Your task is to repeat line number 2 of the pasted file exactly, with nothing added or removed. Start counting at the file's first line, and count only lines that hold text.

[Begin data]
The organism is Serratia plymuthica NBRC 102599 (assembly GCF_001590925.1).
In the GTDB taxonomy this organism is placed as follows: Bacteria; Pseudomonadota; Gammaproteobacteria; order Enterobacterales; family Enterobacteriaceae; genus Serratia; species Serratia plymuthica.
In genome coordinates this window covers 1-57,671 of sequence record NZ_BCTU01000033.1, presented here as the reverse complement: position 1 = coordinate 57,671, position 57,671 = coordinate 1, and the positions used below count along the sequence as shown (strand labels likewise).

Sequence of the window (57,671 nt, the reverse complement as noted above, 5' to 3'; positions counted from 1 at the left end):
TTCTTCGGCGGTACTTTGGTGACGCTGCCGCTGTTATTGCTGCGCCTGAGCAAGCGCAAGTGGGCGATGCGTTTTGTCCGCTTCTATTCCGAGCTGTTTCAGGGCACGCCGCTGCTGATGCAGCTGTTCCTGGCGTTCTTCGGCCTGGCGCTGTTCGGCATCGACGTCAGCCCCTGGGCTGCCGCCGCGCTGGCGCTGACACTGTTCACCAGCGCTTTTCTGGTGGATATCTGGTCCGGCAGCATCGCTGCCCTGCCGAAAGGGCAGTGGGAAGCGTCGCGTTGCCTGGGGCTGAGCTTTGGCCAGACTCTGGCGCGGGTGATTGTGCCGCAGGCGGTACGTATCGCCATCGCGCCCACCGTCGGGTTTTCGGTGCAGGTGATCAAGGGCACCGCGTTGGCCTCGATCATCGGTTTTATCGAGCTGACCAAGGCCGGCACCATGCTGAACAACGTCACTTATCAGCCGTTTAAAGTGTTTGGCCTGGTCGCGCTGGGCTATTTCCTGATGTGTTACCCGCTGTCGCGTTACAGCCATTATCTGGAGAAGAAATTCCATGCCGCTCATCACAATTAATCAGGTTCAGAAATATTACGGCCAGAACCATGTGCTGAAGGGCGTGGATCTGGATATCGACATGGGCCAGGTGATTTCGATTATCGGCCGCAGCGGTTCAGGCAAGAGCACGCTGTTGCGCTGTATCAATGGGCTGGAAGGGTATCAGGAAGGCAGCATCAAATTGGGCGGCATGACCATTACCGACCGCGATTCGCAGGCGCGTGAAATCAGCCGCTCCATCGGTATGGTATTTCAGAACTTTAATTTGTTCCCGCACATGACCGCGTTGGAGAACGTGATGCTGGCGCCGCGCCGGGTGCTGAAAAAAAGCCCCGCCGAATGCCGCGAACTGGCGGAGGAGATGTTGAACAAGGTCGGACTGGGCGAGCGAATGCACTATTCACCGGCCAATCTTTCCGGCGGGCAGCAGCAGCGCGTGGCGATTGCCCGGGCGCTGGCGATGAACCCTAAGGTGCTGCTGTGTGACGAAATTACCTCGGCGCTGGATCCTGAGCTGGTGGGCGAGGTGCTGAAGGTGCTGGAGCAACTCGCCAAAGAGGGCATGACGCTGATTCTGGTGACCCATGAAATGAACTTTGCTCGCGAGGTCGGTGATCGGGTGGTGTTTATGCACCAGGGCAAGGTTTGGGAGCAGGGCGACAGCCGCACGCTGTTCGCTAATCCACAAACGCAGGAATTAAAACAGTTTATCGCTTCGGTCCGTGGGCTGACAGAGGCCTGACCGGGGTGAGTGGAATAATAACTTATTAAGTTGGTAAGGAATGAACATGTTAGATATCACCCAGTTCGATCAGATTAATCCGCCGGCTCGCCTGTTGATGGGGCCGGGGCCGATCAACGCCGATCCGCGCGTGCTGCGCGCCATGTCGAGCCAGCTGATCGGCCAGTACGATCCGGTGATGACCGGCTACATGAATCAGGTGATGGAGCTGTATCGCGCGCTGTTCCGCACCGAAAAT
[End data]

In the GTDB taxonomy this organism is placed as follows: Bacteria; Pseudomonadota; Gammaproteobacteria; order Enterobacterales; family Enterobacteriaceae; genus Serratia; species Serratia plymuthica.